Bomb cyclone, Nor’Easter, blizzard, whatever you called it, the Jan. 4 storm certainly had an impact on the Midcoast.

Harpswell, Brunswick, Bath, Phippsburg, Arrowsic, Georgetown, Boothbay Harbor, Damariscotta – if it was near  tidal water, it likely got flooded by the astronomical high tide (also known as a “King Tide”) at about 1 p.m.

Despite dramatic photos and videos, the damage ended up being somewhat minimal.

“It’s not as bad as it could have been. We’re still trying to fine tune who saw it and get the reports straight,” said Sarah Bennett, director of Sagadahoc County Emergency Management Agency. “I haven’t heard of any true damages yet.”

In Sagadahoc County, the peninsulas unsurprisingly got hit the hardest. The road leading to Fort Popham in Phippsburg was effectively part of the ocean for a period of time, as was Route 127 in Arrowsic.

Route 127 in Arrowsic was temporarily underwater thanks to a King Tide combined with storm surge. Photo by Brian Carlton

Up in Damariscotta, the story was similar. The high tide, coupled with a storm surge, led to flooding in the town’s municipal parking lot.

“It was higher than I ever saw it before. We believe that it approached the storm of record in February 1978,” said Damariscotta Town Manager Matt Lutkus. “The water came up well over our park.”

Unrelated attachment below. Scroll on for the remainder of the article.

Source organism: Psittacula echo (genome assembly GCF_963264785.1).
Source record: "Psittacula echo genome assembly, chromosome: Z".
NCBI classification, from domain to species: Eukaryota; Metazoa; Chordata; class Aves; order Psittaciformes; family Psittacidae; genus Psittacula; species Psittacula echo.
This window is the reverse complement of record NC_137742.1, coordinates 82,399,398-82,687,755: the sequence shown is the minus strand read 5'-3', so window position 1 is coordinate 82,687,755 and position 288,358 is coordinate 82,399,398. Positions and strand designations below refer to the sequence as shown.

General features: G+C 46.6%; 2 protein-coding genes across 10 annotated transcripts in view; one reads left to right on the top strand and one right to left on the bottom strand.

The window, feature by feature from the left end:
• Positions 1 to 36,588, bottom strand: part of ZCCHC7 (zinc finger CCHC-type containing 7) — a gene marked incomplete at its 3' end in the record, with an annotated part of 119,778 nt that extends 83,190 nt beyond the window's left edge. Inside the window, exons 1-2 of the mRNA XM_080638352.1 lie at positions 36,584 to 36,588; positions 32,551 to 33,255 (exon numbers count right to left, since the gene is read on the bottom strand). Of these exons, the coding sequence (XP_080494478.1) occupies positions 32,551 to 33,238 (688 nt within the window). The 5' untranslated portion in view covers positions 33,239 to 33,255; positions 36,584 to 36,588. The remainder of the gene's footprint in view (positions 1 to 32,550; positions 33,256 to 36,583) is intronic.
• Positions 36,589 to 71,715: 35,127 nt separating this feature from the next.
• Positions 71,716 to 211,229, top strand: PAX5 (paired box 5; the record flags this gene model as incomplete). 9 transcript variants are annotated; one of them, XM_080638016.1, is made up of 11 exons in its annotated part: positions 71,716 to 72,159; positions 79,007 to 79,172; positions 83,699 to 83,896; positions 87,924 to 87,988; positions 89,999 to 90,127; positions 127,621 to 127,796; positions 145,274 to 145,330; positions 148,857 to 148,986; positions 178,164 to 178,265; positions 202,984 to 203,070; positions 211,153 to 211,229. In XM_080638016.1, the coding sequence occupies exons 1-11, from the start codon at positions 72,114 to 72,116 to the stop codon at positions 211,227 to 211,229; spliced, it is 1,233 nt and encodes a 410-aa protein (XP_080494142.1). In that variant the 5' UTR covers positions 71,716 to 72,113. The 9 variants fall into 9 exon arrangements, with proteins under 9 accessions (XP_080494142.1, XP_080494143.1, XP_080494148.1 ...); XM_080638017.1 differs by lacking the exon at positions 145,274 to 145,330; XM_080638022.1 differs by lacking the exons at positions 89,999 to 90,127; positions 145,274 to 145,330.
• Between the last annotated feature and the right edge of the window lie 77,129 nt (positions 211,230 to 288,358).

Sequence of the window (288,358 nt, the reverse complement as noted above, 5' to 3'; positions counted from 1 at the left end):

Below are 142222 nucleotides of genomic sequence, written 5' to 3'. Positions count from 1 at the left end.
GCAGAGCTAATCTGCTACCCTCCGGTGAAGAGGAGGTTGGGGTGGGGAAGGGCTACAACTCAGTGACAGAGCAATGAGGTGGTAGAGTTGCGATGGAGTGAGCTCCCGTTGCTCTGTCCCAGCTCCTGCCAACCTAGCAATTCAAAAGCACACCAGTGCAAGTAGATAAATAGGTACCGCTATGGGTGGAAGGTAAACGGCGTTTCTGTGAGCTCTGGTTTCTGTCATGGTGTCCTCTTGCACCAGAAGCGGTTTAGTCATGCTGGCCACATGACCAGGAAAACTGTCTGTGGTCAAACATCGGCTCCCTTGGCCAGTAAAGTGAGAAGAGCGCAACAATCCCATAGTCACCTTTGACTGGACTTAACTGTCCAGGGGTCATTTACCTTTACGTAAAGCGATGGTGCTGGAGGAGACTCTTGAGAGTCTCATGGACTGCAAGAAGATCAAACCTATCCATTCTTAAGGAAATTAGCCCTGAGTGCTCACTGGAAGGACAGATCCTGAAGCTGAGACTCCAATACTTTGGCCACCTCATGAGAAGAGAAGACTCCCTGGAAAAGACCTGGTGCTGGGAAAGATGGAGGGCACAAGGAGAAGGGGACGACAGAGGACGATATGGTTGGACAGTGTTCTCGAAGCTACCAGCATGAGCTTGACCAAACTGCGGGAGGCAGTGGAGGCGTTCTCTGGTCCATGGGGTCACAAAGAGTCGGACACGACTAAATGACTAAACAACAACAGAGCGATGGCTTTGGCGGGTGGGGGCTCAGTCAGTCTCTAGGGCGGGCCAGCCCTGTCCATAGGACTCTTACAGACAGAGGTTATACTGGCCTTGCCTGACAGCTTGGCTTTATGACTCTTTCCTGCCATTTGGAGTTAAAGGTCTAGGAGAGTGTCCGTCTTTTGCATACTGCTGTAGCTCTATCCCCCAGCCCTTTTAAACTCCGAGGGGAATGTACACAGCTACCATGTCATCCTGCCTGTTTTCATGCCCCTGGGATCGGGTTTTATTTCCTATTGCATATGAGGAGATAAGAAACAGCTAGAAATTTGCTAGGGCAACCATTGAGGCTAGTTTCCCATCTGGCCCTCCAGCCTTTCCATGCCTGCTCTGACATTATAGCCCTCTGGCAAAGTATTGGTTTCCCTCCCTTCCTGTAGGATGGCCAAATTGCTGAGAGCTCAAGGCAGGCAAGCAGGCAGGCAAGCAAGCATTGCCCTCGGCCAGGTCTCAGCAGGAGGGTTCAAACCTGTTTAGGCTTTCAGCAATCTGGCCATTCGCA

Some water made it into the Damariscotta River Grill. Other businesses, like Renys, managed to make it out unscathed.

Parts of Damariscotta’s municipal parking lot and surrounding alleyways were flooded due to Thursday’s high water. Photo by Matt Lutkus

Down in Harpswell, the high water had waves lapping at the edges of some buildings. Mary Coombs, a manager for Cook’s Lobster and Ale House, took a video of the storm from the dining area.

“I decided to open the window and stick my phone out and take the video,” she said.

It ended up going viral, and is currently sitting at over 210,000 views and has been shared over 4,400 times. You can see the video on the Coastal Journal Facebook page.

“It was actually kind of funny because I just took it to show my boss how high the tide was,” said Coombs. “They said, ‘you really should put that on our Facebook page, so I did.”

The wharf next door took the brunt of the storm, but according to Coombs came out relatively unscathed. The restaurant itself didn’t have any water get inside.

The only real loss, she said, was the lobster trap tree they had put up for the holidays.

“It shorted the lights out,” said Coombs. “It was all through the parking lot, that’s how deep the water was.”

Despite the record-high water and heavy snow, there were no dispatches related to the storm, according to Bennett.

“We didn’t have any reports of people stranded,” she said. “I haven’t received any calls from dispatch that anyone has any needs.”

She said that advanced warning, coupled with most people being used to winter weather, likely helped.

“People who live on the coast are prepared for this, they know that it comes, and it’s not their first rodeo,” said Bennett. “Mainers did the Mainer thing.”

The Coastal Journal was also witness to some flooding, as evidenced by this photo of the nearby Kennebec Tavern. This photo has already been shared over 140 times on our Facebook. Staff photo by Raye Leonard